- Photos by Keith Borgmeyer
The Columbia Center for Urban Agriculture’s Veteran’s Urban Farm Program.
In The Beginning
In 2008, a concerned group of MU students took action to decrease the food waste from campus dining facilities. They formed a student organization, Sustain Mizzou, and initiated a composting program. Subsequently, they took the logical next step and used the compost to start a community garden.
As the organization, and the garden, continued to grow, so did support from the local community, including new partnerships with organizations such as Columbia Public Schools, the Columbia Housing Authority, and Columbia Parks and Recreation. Over the next eight years, the organization gained its nonprofit 501(c)(3) status and became the Columbia Center for Urban Agriculture, using their produce to feed at-risk members of the community through programs such as Planting for the Pantry and PLANTS.
In early 2020, CCUA moved to a new, bigger facility at Columbia’s Agriculture Park, also home to the Columbia Farmers Market. The original garden site, on Smith Street, has continued to serve the community through a recently developed partnership with the Harry S. Truman Memorial Veterans’ Hospital. The Smith Street site became the Veterans Urban Farm.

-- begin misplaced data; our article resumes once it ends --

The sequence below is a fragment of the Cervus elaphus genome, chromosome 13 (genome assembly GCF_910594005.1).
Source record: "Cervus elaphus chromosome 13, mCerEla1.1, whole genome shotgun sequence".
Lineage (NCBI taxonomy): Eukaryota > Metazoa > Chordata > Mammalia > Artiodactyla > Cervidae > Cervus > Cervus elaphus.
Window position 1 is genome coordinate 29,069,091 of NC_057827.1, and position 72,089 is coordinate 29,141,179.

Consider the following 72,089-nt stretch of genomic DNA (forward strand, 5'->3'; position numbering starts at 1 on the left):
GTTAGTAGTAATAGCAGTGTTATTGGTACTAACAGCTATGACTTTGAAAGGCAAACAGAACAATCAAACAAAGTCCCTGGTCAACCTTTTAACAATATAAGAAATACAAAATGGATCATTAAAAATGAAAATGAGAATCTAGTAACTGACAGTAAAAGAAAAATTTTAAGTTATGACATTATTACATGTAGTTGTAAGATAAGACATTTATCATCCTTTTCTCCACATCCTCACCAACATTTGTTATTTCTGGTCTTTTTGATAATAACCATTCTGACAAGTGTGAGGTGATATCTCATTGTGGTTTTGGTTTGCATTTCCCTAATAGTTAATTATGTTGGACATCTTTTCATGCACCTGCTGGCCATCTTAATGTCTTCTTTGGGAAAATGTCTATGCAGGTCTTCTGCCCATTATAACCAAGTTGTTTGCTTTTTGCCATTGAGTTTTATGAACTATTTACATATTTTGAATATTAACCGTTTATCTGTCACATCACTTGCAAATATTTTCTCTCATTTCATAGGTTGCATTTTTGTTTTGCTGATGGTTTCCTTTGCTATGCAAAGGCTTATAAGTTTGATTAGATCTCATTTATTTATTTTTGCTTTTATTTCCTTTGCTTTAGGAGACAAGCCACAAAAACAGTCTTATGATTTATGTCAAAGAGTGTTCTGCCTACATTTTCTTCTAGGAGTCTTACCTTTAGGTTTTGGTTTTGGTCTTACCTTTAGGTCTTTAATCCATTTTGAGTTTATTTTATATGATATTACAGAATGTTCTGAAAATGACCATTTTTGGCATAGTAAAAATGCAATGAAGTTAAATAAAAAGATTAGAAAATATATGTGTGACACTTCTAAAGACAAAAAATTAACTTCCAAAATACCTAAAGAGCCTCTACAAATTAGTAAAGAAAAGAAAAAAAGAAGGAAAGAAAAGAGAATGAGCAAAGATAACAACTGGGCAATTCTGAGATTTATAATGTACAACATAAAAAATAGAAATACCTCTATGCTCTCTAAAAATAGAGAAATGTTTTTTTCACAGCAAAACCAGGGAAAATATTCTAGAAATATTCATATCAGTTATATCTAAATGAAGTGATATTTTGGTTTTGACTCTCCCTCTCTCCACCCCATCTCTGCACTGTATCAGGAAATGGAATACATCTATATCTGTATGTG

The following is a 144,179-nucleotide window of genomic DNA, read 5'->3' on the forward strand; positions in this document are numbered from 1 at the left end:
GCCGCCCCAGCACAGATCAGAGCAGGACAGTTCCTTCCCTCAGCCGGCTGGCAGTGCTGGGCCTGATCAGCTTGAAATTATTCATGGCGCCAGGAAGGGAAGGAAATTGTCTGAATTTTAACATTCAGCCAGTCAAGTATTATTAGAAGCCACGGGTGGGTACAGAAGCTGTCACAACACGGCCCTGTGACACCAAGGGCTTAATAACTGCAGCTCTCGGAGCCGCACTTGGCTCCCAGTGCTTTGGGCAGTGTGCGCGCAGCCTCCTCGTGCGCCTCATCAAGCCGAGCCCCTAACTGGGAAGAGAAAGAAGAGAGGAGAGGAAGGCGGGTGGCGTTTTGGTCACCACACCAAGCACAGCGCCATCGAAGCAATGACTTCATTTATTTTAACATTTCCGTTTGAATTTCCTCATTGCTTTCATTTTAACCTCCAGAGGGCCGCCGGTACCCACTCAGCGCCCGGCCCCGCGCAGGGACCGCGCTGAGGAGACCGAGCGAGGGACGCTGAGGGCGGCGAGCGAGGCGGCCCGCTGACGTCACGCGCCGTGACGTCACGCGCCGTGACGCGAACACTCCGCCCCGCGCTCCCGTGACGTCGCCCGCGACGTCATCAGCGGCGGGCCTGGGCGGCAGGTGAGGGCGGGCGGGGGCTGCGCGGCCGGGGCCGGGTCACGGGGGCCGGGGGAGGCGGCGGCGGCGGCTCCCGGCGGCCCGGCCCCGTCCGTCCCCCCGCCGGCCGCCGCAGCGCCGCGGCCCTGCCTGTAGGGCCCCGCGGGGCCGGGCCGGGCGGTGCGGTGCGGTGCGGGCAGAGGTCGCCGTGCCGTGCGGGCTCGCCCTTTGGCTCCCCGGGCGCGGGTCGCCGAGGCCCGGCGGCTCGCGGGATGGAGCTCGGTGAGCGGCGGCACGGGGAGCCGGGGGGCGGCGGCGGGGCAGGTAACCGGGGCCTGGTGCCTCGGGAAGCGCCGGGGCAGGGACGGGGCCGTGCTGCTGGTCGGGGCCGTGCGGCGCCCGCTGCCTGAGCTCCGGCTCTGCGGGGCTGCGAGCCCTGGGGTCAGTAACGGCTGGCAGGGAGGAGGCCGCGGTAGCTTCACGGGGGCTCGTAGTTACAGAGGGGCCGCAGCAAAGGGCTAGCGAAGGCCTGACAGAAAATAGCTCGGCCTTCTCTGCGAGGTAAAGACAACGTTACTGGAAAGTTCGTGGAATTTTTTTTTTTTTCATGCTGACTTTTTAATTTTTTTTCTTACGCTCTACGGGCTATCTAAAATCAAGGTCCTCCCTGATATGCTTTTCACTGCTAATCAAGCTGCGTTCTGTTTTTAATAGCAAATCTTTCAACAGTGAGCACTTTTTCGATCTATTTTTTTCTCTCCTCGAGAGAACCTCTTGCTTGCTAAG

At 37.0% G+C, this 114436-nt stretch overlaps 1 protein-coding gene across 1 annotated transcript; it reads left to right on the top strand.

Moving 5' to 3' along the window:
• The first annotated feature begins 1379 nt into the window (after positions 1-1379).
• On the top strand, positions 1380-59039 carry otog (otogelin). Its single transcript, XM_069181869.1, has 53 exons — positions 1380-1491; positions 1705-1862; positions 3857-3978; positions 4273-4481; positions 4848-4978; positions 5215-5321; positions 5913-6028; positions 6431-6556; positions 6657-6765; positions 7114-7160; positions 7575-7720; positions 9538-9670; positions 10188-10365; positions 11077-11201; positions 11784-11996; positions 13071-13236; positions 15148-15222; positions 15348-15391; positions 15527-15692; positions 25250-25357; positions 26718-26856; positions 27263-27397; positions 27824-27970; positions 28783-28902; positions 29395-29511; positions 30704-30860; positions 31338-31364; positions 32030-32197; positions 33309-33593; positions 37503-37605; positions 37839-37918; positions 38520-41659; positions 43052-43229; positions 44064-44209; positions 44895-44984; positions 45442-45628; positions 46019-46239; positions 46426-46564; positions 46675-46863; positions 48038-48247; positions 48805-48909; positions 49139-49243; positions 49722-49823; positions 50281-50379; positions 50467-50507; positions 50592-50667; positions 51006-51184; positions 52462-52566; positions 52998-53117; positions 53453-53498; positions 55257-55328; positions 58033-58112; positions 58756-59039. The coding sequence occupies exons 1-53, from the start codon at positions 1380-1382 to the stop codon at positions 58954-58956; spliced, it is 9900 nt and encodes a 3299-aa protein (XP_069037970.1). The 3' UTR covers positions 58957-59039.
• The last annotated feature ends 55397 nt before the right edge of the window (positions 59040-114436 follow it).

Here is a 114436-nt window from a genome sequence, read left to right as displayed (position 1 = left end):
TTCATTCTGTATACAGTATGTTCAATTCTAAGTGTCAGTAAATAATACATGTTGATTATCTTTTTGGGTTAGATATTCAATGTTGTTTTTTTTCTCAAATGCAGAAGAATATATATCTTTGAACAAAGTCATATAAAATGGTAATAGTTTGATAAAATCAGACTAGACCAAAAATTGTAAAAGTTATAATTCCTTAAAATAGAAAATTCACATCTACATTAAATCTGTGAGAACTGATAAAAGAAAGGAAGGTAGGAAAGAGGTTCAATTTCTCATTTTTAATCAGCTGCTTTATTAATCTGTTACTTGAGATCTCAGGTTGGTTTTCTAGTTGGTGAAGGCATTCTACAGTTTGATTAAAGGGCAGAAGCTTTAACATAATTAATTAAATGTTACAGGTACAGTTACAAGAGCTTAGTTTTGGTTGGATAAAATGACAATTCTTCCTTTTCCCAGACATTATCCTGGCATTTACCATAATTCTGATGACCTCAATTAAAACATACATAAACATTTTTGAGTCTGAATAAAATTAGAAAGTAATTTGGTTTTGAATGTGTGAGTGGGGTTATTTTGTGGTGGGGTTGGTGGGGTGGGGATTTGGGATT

“There is a need to reach those that are struggling with food insecurity because they may not be willing or able to utilize the food pantry,” says Dustin Cook, manager of the Veterans Urban Farm program. An army veteran himself, Dustin understands all too well the struggles that can accompany transitioning back to civilian life. “One thing I’ve always wanted to do is to help other veterans who have had the same struggles as I’ve had. It is difficult on the best day to make that transition.”
Dustin grew up in the Ozarks, in an area almost entirely affected by rural poverty. He says that gardening was more of a necessity than a leisure activity. He was the first person in his family to graduate from college, where he took classes in environmental biology and studied the concept of sustainability.
Through independent reading on the subjects of gardening and farming, Dustin built his knowledge of the “old-school” agriculture practices of the past. “These were things our grandparents were doing, but [the practices] were left by the wayside by industrial agriculture. I feel reconnected to past generations — I’m sure my great-grandfather used all of these practices with a horse and plow instead of big machines,” he says.
Dustin came to CCUA through the AmeriCorps program in 2019 to work in an outdoor classroom. It was around this time that CCUA was initiating the Veterans Urban Garden program, and Dustin was a prime candidate for the position of manager. “I said: ‘Yes! Absolutely!’ Getting to return to my roots and going back to growing food and providing food for members of the community is very deeply personal to me because that is my background,” shares Dustin.
The Veterans Urban Farm is part of the VA’s transitional work program, which provides the opportunity for veterans to benefit from the therapeutic aspects of outdoor activity and gardening. During their time on the farm, veterans are trained and taught various horticulture-related skills and receive help updating their resume and applying for jobs.